Cal will be in the hunt with Seeliger and Daniel Carr (18.78 200 medley relay anchor) looking good early, and Jack Alexy hit a flat-start PB in the 50 free prelims (19.27).

Texas might have become the favorite given the performances of Kibler and Auchinachie, not to mention their entire roster is firing on all cylinders, while Virginia has also looked solid after setting the American Record in this event at ACCs. The Cavs had four men finished 21st or better in the 50 free heats, including Matt Brownstead (18.85) making the ‘A’ final, Matt King (19.08) making the consols and Connor Boyle (19.18) earning first alternate status.

NC State and Florida will also be factors, with the Wolfpack notably putting three men into the top-16 of the 50 free, including Nyls Korstanje in the ‘A’ final at 18.94. The Gators have Adam ChaneyWill Davis and Eric Friese all swimming well, too.

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Joel Lin
4 months ago

Brownstead took full advantage of open water on one side. Stayed under that wave & stuck the finish.

Curry was fantastic at the turn. That did it for him. Well done.

4 months ago

of the 4 guys that could go under 44 in the 100 back, 3 of them could go under Murphys record.

4 months ago

lasco and marchand … i ship them 😍

4 months ago

How many out of 16 will be sub 19 in the 50? I’ll say 11

John Hueth
4 months ago

Please let me call you daddy, Matt Sates

4 months ago

I think we see a team take second place with two 17 second splits

4 months ago

Coach Dave Durden and I met in an ice cream shop just outside of Berkeley about 6 months ago. I introduced myself and I told him I was a big fan of his. He showed me his plan for night 2 of NCAA championships. We looked over it for hours and I finally gave him the OK. I’ve never seen him since. Coach Durden, if you’re reading this, know that I respect you. And quite frankly, I love you. I’ll never forget what we had.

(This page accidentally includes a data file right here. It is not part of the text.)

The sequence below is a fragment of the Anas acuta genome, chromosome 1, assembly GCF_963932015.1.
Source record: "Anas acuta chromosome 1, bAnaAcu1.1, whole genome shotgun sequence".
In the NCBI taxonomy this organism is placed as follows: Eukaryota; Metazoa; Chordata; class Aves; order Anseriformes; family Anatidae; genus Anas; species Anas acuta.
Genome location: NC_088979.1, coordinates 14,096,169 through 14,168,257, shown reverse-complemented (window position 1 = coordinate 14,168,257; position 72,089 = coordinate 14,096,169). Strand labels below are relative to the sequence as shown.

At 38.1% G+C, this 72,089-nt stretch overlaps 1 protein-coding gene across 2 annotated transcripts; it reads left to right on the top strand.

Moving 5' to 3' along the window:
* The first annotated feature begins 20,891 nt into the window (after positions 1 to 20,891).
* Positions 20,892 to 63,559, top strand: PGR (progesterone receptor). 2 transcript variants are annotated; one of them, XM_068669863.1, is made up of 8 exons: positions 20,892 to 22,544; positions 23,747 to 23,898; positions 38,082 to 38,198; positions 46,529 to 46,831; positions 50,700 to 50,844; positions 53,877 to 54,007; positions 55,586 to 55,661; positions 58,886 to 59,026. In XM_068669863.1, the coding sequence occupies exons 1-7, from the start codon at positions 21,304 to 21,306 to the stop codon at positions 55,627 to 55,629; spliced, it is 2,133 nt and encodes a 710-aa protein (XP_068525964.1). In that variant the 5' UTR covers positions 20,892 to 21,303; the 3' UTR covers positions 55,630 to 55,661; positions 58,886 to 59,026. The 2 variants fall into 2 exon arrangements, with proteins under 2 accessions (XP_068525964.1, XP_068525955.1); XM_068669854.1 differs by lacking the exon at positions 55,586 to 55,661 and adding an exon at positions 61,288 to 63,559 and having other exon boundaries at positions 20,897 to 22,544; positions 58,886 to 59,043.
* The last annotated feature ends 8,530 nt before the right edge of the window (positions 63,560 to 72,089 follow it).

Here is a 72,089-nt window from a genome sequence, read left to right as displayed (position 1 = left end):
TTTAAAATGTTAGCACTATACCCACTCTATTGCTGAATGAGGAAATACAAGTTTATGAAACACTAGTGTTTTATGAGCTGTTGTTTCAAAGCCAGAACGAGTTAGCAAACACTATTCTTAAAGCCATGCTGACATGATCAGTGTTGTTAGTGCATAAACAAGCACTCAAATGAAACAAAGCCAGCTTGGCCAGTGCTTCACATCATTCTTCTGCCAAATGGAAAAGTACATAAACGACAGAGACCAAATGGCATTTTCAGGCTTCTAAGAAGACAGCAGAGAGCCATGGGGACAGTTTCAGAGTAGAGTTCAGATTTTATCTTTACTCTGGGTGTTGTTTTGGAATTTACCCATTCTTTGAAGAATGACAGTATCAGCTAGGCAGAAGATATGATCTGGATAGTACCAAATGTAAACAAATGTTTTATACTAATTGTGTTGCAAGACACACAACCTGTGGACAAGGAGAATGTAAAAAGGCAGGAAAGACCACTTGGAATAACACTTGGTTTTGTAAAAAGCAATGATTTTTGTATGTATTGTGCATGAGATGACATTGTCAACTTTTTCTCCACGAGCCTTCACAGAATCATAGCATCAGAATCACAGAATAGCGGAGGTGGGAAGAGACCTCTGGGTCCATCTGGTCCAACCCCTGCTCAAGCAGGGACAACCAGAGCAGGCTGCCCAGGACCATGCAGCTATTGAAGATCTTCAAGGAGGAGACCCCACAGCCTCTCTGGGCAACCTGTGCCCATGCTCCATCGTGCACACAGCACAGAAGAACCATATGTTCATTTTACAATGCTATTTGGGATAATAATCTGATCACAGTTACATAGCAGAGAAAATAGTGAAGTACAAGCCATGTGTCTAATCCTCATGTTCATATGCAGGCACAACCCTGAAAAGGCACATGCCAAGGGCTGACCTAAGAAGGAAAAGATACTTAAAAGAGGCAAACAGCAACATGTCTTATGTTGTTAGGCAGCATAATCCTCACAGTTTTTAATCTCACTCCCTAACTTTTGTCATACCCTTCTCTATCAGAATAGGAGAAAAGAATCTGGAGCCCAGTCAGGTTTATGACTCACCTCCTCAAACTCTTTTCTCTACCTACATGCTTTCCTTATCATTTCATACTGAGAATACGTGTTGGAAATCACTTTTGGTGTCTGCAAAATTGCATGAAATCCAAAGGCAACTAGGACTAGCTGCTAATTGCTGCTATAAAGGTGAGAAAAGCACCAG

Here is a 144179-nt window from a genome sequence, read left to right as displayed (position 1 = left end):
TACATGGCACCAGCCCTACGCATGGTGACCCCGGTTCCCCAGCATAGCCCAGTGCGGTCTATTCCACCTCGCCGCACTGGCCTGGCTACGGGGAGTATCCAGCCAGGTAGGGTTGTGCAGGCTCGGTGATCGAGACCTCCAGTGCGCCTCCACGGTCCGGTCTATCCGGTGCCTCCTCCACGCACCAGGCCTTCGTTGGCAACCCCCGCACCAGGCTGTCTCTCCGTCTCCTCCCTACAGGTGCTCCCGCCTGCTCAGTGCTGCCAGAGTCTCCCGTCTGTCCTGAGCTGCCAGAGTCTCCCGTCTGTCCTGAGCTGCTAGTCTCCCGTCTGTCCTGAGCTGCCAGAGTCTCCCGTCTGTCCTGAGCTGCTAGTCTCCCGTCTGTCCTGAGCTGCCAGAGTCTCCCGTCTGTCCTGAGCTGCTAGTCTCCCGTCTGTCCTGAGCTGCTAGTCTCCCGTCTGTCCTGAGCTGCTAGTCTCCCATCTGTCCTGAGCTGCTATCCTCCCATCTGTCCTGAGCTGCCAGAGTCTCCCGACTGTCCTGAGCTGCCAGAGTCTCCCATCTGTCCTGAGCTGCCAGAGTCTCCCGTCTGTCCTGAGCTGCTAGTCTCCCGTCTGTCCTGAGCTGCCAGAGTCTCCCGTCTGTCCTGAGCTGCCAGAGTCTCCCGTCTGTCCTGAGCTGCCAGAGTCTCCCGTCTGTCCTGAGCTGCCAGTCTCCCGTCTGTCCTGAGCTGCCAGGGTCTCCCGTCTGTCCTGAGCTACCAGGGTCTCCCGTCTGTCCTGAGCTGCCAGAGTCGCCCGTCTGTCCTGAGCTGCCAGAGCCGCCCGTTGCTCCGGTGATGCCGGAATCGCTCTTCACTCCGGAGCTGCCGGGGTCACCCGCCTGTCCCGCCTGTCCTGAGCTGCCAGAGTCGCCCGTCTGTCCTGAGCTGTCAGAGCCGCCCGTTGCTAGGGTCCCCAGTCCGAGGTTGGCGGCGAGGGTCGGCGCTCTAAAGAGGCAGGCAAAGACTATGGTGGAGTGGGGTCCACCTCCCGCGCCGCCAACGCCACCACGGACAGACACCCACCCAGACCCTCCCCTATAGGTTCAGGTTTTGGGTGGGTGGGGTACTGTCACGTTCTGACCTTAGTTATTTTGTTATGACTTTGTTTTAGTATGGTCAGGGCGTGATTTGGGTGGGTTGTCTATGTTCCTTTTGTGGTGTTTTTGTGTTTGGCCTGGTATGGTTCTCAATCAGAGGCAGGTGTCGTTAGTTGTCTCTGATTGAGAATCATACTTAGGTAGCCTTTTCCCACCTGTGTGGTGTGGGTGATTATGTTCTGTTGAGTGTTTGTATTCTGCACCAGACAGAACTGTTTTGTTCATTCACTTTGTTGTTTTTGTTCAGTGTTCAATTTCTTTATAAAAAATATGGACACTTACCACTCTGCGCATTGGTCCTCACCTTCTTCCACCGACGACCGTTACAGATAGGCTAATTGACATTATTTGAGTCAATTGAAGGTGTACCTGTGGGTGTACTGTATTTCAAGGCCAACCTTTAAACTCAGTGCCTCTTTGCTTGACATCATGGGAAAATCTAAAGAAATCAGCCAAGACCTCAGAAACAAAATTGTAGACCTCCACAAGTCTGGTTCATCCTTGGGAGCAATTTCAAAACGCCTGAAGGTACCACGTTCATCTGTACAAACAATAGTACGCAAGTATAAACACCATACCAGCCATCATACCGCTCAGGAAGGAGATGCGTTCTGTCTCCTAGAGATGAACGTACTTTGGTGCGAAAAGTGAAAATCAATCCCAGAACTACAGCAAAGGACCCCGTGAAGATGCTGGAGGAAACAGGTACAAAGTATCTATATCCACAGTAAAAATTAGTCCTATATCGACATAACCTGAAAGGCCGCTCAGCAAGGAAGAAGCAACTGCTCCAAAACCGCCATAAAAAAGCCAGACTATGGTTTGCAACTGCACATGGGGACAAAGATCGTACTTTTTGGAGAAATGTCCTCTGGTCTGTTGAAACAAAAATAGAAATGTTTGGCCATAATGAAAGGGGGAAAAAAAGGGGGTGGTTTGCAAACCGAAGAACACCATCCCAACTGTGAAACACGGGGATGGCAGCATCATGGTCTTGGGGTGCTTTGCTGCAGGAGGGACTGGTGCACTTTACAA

Reply to  Friuti
4 months ago

We need the Durden slipping on the deck GIF

4 months ago

GTech needs to re-tile that bulkhead

Reply to  Horninco
4 months ago

The whole pool could use a sprucing up to be honest. Chlorine is brutal in there, and the whole thing is yellow – not a great look.

Awsi Dooger
Reply to  Braden Keith
4 months ago

No hurry. Their reference point is Bobby Dodd Stadium

Reply to  Braden Keith
4 months ago

Diving well was absolutely dark and lifeless.
Quite a drag for the prelims, for sure

Glen Hummer
Reply to  Horninco
4 months ago

And plenty of partial and blocked view seats. It reminds me of an old, vintage-era baseball park.

About James Sutherland

James Sutherland

James swam five years at Laurentian University in Sudbury, Ontario, specializing in the 200 free, back and IM. He finished up his collegiate swimming career in 2018, graduating with a bachelor's degree in economics. In 2019 he completed his graduate degree in sports journalism. Prior to going to Laurentian, James swam …